OnePlus, the Chinese smartphone maker that step foot in the industry back in 2014 with the OnePlus One, became an instant hit because of its price to performance ratio.
Fast forward to 2020, OnePlus has evolved into a major brand competing with big players such as Samsung and Apple. With a total of 19 smartphones launched in the span of 7 years, OnePlus has known its customers and the industry tactics for survival.
The company is (or was) known for taking its customers’ feedback very seriously and introduce those features or hardware strictly based on that feedback. For the most part, the company has stuck to its commitments, but a lot of promises were left unfulfilled. Let’s take a look at them.
OxygenOS will remain close to stock Android and ‘Bloatware Free’
When OnePlus parted its ways with CyanogenMod, the company had started to develop its own in-house ROM, later named as OxygenOS for the world and HydrogenOS for china.
The promise was to keep the ROM as close as possible to Stock Android, Bloatware-free, along with a bunch of customization features. The promise was kept only for quite a while.
With minor design changes, the ROM remained close to stock Android until OxygenOS 11, which is the latest from OnePlus based on Android 11. With OxygenOS 11, OnePlus shifted the design from stock to its own, where it is more focused for one-handed usage, and to reach the top elements in the UI easily as the sizes of the screens continue to increase.
While a change is always necessary and appreciated, this change got mixed reviews from the fans because OnePlus was one of the few companies to keep the experience stock-ish with a lot of features.
Talking about Bloatware, with apps like Red-Cable Club forced into the settings application and OnePlus community application, Game Space with Instant Games feature, recently introduced OnePlus Store app, OnePlus Cloud, etc. OnePlus was recently also bashed for including Facebook services into its phones which was later reversed.
The company also pushed an OTA for its devices a while back and the Amazon app was a part of that OTA, which after installation would become a system app and that is called adding Bloatware to the device.
Along with bloat, OnePlus has also complicated its UI with the integration for the same feature throughout the interface in various locations. For example, OnePlus has a separate Store app now but the store is also integrated into the community app.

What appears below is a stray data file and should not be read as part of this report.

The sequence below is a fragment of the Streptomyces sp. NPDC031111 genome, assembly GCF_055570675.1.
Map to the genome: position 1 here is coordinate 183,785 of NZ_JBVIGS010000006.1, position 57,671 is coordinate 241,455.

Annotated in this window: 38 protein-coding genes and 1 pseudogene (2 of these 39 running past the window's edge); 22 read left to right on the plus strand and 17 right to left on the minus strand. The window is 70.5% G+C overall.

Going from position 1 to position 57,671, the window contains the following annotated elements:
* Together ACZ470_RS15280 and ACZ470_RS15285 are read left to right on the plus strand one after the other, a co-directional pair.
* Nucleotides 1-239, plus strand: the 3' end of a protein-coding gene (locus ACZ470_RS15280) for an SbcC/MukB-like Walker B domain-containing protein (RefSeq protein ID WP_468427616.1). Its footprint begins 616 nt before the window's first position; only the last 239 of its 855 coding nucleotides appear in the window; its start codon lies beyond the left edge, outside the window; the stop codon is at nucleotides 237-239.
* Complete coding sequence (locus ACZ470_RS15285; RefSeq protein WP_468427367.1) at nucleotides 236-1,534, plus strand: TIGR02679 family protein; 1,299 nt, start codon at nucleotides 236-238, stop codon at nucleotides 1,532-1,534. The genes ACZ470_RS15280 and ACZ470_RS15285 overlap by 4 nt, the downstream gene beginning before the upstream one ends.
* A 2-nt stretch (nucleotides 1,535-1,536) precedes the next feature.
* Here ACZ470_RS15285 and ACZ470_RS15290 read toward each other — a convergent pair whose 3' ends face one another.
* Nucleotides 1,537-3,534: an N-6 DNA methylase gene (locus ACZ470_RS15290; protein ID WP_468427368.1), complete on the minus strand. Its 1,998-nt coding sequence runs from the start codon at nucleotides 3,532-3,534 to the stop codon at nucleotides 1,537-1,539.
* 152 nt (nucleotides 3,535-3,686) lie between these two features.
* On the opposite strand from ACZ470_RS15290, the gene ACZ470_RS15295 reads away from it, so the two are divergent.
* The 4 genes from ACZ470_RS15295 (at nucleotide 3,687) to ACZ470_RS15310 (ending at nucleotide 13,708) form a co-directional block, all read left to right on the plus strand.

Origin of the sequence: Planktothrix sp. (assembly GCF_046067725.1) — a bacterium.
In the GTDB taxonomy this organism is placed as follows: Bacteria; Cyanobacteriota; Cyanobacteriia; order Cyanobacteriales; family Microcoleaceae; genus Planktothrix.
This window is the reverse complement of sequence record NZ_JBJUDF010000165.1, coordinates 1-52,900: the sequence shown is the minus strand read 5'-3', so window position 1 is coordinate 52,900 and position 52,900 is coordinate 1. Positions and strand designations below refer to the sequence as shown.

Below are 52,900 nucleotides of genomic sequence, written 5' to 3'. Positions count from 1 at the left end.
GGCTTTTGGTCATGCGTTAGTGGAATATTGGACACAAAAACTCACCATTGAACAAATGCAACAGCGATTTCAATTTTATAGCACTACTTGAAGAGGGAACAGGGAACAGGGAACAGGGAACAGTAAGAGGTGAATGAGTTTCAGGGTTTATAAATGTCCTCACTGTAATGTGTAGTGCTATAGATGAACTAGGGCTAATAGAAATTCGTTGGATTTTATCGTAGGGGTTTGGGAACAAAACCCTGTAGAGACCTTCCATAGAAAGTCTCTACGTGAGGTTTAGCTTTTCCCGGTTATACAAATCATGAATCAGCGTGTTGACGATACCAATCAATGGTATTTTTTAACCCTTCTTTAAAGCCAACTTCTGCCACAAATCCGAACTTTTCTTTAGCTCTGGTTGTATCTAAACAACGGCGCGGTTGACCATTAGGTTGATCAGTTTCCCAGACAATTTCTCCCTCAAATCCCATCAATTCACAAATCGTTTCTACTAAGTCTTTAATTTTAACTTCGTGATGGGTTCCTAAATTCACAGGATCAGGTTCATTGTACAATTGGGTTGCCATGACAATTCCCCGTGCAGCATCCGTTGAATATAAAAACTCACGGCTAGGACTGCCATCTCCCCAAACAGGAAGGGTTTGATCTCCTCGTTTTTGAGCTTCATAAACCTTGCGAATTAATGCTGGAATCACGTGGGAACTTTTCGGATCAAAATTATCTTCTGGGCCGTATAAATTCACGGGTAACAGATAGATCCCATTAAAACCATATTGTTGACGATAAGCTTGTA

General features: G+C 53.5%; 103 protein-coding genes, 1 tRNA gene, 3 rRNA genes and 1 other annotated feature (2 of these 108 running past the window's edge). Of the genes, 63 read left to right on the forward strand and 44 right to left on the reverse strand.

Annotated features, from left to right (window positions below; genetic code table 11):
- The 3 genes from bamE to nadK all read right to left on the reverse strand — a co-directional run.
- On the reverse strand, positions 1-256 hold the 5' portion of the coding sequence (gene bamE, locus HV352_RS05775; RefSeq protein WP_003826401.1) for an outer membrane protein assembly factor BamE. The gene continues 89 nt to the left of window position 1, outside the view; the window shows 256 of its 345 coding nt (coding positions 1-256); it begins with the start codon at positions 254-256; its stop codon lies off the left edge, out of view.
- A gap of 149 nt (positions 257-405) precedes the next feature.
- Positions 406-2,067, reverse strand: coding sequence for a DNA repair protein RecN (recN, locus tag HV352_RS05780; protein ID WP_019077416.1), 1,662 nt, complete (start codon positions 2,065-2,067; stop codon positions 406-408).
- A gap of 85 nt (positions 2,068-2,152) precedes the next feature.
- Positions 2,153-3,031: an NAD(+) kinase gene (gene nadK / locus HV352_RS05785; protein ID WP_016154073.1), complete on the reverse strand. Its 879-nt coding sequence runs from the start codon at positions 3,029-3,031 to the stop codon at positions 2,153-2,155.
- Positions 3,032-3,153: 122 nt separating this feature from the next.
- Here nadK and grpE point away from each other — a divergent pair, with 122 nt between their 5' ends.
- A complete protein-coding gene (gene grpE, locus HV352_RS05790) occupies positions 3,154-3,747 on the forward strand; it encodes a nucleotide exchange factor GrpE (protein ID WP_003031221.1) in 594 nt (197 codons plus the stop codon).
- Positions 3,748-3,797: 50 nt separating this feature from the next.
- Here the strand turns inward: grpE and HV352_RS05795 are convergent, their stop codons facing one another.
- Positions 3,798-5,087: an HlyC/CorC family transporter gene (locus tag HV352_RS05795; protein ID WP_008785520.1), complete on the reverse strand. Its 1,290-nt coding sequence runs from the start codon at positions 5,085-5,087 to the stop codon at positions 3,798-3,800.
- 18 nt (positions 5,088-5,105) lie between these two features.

OnePlus will not remove 3.5mm headphone jack
Back in 2017, during the launch of OnePlus 5T, Pete Lau, the co-founder of OnePlus mentioned the importance of the headphone jack and how the company wanted to keep it intact with their device because the users want so.
Ironically, a year later, with the launch of OnePlus 6T, the company removed the headphone jack with the excuse being able to fit a bigger battery inside the device, and that 59% of the OnePlus community has shifted to wireless earphones. While the excuse might sound reasonable, the move did disappoint a lot of users and hence, was an unkept promise again.
One-flagship-a-year strategy was dumped
OnePlus had followed the One Flagship a year strategy since OnePlus One Days. In 2016, the company gave it up and released two new flagships which were the OnePlus 3 and OnePlus 3T.
In 2017, OnePlus completely deviated from the strategy when it launched 4 flagships in the same year, namely, OnePlus 7, 7 Pro, 7T and 7T Pro.
Read More: OnePlus Watch Delayed Once Again: Reports
In the current year, OnePlus has launched 6 smartphones which are the OnePlus 8, 8 Pro, 8T, Nord, Nord N10, and Nord N100.
While launching these many products might be beneficial for the company as they are now providing a product in every segment, the end consumer will have to suffer from late software updates because the developers now have more on their plate.
OnePlus 2 was promised a Nougat update but…
OnePlus 2 was a critical device in the company’s history. It faced major issues such as overheating, fingerprint not working, etc. Not only this, but many people weren’t even able to purchase the device because of OnePlus’s infamous invite system.
But the company didn’t had this in mind when it ambitiously made a tagline for the device as a 2016 flagship killer even though the device was launched in 2015.
The company promised its users with 2 major software upgrades as the device launched with Android 5.1.1 Lollipop. The phone did receive Android 6.0 Marshmallow but never got to receive Android 7.0 Nougat.
This was another broken promise by the company, and the excuse for it was,“When we built the OnePlus 2, we didn’t have the software infrastructure team in place we do now.”, and the users had to suffer once again as if the availability of the device itself wasn’t enough.
High refresh rate displays for every OnePlus device launched after OnePlus 7T
Former OnePlus Executive Carl Pei, during the launch of OnePlus 7T, said that every OnePlus device from now on will be equipped with Fluid Display Technology (what OnePlus calls high refresh rate displays).
The promise was broken with the recently launched OnePlus Nord device, to be precise, the OnePlus Nord N100. OnePlus covered up the situation by saying that the statement was made in context to the company’s flagship devices and as the Nord N100 stands as a budget device, it won’t have a ‘Fluid Display’.
OnePlus holds a great future in the market if it can resolve a few issues regarding its software and definitely its communication skills with the community.
We will hope that more topics would not be added to this list as OnePlus does have potential to be even better than what it is currently.